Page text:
My one-year-old son, Maxwell, carries his stuffed toy Elmo everywhere with him: in the car, in his high chair, and to bed. Elmo endures a lot, as Maxwell’s favorite toy. He is often thrown to the ground, dragged around the house and sat upon. Max’s sweetest moments with Elmo, though, are when he is taking care of him. He hugs him, kisses him, and (very enthusiastically) brushes his teeth. Max is simply mimicking the nighttime routine of our house, and I could not be more proud.
February is National Children’s Dental Health Month and the perfect time to educate your child about proper dental health. Parents should begin taking care of their children’s teeth when the first tooth appears. After meals, wipe your baby’s teeth with a damp washcloth or piece of gauze. The American Academy of Pediatric Dentistry (AAPD) recommends using a rice-grain-sized smear of toothpaste for babies and toddlers, graduating to a pea-sized dollop by age 3.
The AAP recommends that all infants receive oral health risk assessments by 6 months of age. Every child should have a dental home established by 12 months of age. What if your child is older than that and hasn’t visited the dentist yet? Make an appointment with a family dentist as soon as you can. They will not make you feel bad for not coming earlier.
When I had my first child, Reya, I did not know the AAP recommendations; she did not take her first dentist trip until she was 5. Our family dentist made the first visit (and all future visits) comfortable and painless. Luckily, she had no cavities or dental issues, but I still felt bad for not being more knowledgeable about dental health. Like the saying goes, though: When you know better, then do better.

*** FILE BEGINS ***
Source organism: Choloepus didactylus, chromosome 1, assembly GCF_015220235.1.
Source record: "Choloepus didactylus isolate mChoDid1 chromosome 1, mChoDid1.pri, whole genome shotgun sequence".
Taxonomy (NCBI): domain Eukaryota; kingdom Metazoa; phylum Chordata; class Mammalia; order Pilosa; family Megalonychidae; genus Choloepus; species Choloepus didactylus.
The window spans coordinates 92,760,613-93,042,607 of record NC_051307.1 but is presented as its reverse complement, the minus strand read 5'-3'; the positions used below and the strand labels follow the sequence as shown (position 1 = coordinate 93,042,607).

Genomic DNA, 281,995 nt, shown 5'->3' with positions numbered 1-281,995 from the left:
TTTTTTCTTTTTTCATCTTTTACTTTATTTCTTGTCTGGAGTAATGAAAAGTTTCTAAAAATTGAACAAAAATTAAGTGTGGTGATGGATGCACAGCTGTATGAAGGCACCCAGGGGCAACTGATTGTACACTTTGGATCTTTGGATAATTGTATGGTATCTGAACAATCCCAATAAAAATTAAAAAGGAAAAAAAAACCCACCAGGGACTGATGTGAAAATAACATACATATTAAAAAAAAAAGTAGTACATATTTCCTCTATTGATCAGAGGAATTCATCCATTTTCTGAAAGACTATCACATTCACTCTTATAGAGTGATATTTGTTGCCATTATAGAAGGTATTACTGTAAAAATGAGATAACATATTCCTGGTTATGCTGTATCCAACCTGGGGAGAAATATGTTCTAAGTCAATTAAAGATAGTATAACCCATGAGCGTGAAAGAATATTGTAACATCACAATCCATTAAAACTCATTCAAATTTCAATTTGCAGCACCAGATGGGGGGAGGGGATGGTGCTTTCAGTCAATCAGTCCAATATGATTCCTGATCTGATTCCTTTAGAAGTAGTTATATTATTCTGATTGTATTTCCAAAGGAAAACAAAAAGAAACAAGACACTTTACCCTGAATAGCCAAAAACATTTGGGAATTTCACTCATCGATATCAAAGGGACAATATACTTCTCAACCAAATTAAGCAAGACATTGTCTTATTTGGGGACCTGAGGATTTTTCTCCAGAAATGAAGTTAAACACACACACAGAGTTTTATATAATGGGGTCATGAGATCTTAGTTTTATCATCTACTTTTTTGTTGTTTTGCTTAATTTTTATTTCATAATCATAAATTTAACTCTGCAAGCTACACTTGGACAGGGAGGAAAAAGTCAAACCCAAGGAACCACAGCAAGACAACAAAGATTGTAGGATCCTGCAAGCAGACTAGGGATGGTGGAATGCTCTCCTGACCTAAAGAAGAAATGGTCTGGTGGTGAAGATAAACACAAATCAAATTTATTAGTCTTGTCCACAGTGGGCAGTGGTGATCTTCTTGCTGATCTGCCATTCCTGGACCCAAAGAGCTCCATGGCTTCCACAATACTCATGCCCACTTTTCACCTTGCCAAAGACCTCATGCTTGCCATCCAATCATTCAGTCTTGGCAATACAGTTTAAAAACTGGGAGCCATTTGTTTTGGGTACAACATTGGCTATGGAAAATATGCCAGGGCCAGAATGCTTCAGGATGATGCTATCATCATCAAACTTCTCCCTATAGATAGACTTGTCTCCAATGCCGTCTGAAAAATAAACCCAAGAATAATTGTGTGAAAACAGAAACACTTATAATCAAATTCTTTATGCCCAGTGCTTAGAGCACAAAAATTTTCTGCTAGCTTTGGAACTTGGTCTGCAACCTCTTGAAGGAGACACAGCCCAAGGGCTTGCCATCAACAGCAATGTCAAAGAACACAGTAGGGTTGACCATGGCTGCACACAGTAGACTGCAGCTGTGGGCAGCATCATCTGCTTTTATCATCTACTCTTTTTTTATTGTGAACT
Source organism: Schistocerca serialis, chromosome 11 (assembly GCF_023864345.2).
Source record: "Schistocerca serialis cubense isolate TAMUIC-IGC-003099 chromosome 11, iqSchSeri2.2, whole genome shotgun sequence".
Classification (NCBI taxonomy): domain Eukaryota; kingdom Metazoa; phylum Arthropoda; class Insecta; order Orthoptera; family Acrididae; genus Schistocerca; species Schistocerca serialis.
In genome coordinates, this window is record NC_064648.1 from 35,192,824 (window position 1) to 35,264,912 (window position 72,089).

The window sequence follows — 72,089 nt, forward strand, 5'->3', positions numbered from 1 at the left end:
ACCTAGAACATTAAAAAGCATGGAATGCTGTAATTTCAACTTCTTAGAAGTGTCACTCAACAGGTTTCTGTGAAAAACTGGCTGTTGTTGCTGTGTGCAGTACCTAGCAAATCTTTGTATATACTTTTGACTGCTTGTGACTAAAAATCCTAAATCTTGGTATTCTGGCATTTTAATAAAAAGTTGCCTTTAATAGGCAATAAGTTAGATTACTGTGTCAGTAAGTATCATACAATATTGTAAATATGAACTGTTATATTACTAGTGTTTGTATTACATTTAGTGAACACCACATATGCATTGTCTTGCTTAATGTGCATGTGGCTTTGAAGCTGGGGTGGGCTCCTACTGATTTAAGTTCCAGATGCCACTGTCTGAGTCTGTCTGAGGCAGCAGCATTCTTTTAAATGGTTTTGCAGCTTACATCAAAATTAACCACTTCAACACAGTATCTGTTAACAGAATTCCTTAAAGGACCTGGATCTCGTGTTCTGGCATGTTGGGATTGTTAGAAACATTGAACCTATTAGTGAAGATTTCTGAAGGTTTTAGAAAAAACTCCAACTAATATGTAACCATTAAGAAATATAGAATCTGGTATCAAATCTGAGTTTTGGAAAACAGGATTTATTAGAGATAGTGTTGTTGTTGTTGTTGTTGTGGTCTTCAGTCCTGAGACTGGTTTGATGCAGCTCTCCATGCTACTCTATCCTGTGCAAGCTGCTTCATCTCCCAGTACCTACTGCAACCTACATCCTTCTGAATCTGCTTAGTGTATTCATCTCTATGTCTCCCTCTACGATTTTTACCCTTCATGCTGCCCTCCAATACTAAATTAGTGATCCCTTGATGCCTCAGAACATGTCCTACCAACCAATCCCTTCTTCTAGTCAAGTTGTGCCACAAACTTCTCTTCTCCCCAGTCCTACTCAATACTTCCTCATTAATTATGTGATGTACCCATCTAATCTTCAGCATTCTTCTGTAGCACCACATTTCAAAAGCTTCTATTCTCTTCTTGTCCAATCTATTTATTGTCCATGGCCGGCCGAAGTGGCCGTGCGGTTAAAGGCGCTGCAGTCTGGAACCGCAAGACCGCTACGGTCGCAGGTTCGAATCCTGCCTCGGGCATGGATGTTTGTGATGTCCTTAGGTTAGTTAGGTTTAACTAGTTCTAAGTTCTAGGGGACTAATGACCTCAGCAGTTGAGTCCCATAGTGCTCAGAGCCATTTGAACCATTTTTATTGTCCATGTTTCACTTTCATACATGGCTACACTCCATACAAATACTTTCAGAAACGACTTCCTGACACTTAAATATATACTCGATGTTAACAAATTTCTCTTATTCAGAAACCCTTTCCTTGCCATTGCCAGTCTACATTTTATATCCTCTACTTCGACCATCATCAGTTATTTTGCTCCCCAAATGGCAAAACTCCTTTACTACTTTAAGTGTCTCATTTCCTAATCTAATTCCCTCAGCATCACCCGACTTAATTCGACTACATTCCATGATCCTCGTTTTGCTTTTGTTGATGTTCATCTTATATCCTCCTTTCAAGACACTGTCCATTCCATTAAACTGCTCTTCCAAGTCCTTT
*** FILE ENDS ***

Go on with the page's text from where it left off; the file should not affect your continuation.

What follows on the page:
Reya, 9, flashing her pearly whites
Children two and older should use toothpaste to prevent decay. Parents should encourage young children (2-7 years old) to brush their own teeth, but follow up and brush their child’s teeth again to ensure they are thoroughly cleaned. Children eight years old and older have the dexterity to brush their teeth independently. Encourage your child to hold the toothbrush at a 45-degree angle against the gums. Move back and forth gently over the front, back and tops of the teeth.
Some additional helpful tips for oral health are:
- Provide plenty of water for your child, as it will prevent tooth decay.
- Be a role model for your child by demonstrating good dental health habits. Those little eyes are always watching and mimicking what you do.
- Keep dental appointments and communicate with your child about what they can expect at the dentist.
- Eat healthy foods to prevent decay
- Save sweet treats for after meals because this is when the amount of saliva produced in the mouth is greater (and will protect your child’s teeth)
- Serve milk or cheese when you give your child sweet snacks. Dairy acts as a buffer to the acids produced by bacteria and decreases the possibility of tooth decay. Have your child brush their teeth at least twice a day for two minutes. Set an alarm on your phone or digital assistant devices (Alexa, Cortana, Siri, Google Home, etc)
- Don’t share utensils, sippy cups, bottles, or other items with your child. Bacteria can be passed from your mouth to theirs. Make sure to sanitize all items to prevent bacterial infections.
Maxwell tilts Elmo’s head back to make sure his back teeth are brushed. When the two-minute timer goes off, he rinses Elmo’s mouth with “pretend water” and triumphantly declares, “Allllll done!” If this is any indication of my son’s future dental health, then he has a bright, shiny smile awaiting him in the years to come.